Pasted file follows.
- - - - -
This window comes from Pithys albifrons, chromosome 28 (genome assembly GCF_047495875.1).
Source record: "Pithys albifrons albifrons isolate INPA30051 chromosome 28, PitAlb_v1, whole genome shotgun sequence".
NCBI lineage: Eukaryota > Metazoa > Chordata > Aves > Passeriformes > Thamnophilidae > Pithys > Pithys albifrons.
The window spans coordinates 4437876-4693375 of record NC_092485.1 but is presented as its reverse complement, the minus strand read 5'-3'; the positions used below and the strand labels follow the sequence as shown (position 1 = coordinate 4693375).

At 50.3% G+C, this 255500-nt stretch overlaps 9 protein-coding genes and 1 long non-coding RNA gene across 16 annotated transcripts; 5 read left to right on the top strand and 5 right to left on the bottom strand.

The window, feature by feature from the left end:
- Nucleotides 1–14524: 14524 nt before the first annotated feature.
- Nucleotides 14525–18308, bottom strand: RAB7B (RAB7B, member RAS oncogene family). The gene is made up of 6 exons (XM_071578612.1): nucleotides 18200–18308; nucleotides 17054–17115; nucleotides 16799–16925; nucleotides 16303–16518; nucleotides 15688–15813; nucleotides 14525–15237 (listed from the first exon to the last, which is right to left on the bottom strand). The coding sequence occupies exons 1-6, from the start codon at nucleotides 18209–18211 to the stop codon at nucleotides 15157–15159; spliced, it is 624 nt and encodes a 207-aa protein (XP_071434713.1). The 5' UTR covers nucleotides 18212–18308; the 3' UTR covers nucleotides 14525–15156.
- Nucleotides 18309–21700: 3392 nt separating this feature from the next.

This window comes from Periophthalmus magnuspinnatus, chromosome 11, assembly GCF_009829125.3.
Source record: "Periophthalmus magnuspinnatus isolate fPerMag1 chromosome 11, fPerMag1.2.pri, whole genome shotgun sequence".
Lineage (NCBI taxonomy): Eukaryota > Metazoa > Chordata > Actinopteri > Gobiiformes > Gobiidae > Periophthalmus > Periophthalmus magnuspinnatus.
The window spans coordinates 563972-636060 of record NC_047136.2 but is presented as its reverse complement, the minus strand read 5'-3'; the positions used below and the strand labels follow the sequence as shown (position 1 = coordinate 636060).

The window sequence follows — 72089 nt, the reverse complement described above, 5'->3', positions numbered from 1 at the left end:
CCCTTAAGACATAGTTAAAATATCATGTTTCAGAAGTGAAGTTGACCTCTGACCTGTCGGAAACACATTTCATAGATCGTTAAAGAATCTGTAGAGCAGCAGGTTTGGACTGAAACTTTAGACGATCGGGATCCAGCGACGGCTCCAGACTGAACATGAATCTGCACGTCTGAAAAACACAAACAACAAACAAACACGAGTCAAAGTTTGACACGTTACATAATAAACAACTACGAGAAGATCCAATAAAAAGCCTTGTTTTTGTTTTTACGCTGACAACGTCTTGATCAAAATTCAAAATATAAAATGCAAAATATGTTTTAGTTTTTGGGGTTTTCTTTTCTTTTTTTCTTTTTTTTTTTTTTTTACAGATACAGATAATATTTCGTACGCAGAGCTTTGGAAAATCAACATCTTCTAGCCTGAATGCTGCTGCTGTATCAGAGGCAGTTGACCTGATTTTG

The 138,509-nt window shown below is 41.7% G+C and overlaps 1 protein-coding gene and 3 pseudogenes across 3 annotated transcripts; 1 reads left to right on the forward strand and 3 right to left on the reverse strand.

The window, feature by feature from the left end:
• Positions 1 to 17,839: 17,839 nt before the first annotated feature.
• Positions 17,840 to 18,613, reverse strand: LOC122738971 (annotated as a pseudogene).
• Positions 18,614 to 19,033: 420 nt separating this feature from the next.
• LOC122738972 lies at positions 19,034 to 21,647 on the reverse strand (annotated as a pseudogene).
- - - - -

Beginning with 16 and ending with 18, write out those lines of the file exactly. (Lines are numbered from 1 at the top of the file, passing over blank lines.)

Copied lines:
The 138,509-nt window shown below is 41.7% G+C and overlaps 1 protein-coding gene and 3 pseudogenes across 3 annotated transcripts; 1 reads left to right on the forward strand and 3 right to left on the reverse strand.

The window, feature by feature from the left end:
• Positions 1 to 17,839: 17,839 nt before the first annotated feature.